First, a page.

Fiverr Community Forum

Client Warn Me to Report My Account

Hi,

I Complete an Order with a Client 2 Month Ago. The order was Completed by Client 2 Designs wasn’t sent by the client. he comes back after 2 months want me the design something because his 2 design was pending. i said okay I’ll do it. but i was busy didn’t deliver on time which i was told to him. now, he reports my account and using bad language. what i need to do in this situation?

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If you offer unlimited revisions, this is what happens - buyers come back months (or even years) later demanding revisions. If you refuse, CS will take their side and refund.

Take all mention of unlimited revisions and “100% satisfaction” off your profile and gigs now.

For this particular instance … you’ll have to do it.

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what if i block him?? because he’s using bad language. i told him to give me some time to work on it. but he’s saying he’ll teach me a lesson

If you’ve offered unlimited revisions and he’s requesting a revision, I would not recommend blocking him, it is likely that this will go against you as a seller.

Because you’ve offered unlimited revisions, that’s what you need to provide.

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If he reports you, you’ll get in trouble.

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on the off chance that anyone from fiverr is listening, this is really dumb. unlimited revisions should mean unlimited revisions while the original order is still open. why is there even an option for unlimited revisions if this is what happens. if this should exist at all it should be a separate option called “lifetime guarantee” or something, and no seller should offer it. revisions are useful in cases where there is clearly a language barrier, but both parties are willing to work it out and everyone ends up happy

<.<

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Why would you offer unlimited revisions if you don’t want to do that?

This is why you don’t offer that. You don’t get to retroactively change what the contract means.

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Unlimited offer only applicable if order is active, order completed 2 months back so OP should not bound to do this.

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This is incorrect. There are plenty of past cases where buyers had unlimited revisions, and came back later for more work. Fiverr sided with the buyer in these cases because the seller clearly offered UNLIMITED revisions. The solution to avoid this is to NOT offer unlimited revisions.

The promise of unlimited revisions is contractual, and the seller is required to provide work, according to the the written terms of the order – thus, unlimited work, in perpetuity.

If you don’t offer unlimited work, then there are no legal continuance issues to worry about.

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That’s definitely not true. The terms of a contract don’t change just because an order was marked completed. That’s not how contracts work. You don’t get to override the terms.

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Oh, I misunderstood unlimited revision.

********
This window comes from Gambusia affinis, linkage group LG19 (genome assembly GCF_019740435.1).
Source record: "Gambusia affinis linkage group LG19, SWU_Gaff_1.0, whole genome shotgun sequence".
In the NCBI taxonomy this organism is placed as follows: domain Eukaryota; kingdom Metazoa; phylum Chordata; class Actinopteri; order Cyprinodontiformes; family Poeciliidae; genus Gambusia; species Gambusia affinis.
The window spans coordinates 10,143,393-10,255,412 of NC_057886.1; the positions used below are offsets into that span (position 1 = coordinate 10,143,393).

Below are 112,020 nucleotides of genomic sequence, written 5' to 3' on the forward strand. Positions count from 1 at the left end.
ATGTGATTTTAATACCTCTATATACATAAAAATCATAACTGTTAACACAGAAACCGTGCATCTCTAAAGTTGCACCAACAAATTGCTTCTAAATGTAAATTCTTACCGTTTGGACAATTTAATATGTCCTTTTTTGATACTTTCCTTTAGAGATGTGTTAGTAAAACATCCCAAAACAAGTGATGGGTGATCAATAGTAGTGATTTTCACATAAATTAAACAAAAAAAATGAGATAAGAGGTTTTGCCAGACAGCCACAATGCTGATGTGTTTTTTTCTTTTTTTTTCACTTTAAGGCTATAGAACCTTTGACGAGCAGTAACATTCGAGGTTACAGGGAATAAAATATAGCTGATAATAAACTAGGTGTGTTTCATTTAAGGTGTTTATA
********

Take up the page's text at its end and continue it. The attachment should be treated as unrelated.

i think it’s a bit tight that most new sellers offer unlimited revs, and fiverr allows it, if that’s what it means

here’s the thing. let’s pay a a visit to our favourite restaurant, analogy king. let us order a drink that comes with unlimited refills. let us take our cup and keep it and bring it back two years later. ya seeing the same iddy biddy issue i am?

seeing as it is, if i had 4 revisions and only used 3, could i come back a year later and use my last one?

That’s not the same thing. In your example, you’re expressing an in-person business, where being present, inside the restaurant, eating food ordered on one visit, is the extent of the use of what was purchased. Unlimited refills clearly mean, for the duration of your visit. No restaurant is saying, “eat your dinner, and come back tomorrow afternoon for more free soda”.

That’s a tangible product analogy.

Here on Fiverr, we’re working with person-to-person contractual project, where the “unlimited” interaction is indefinite, because there’s a written contract promising that that person-to-person agreement is unlimited. An unlimited revisions contract – clearly visible in gig terms – requires the buyer and seller to honor the agreed terms, as written, according to how it is written.

In your restaurant analogy, it is understood that you’re eating the fresh food you ordered now. When the food is gone, and you leave the restaurant, the terms of sale are concluded.

Therefore, you cannot, reasonably, compare a tangible product restaurant visit with a project-based, written contract freelance format. The two are not alike.

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fair enough. does it make any difference if a buyer randomly purchases a gig and the seller never agreed to that particular contract?

As Fiverr intends, you should provide all information that a buyer would need, clearly written on your gig, and in each package. Good sellers leave no room for buyer confusion in terms of what is being purchased. Good buyers ask questions if they need more clarification. Buyers should not need to contact you in order to hire you. That is how Fiverr’s unique format is intended.

Serious buyers do not make “random purchases”.

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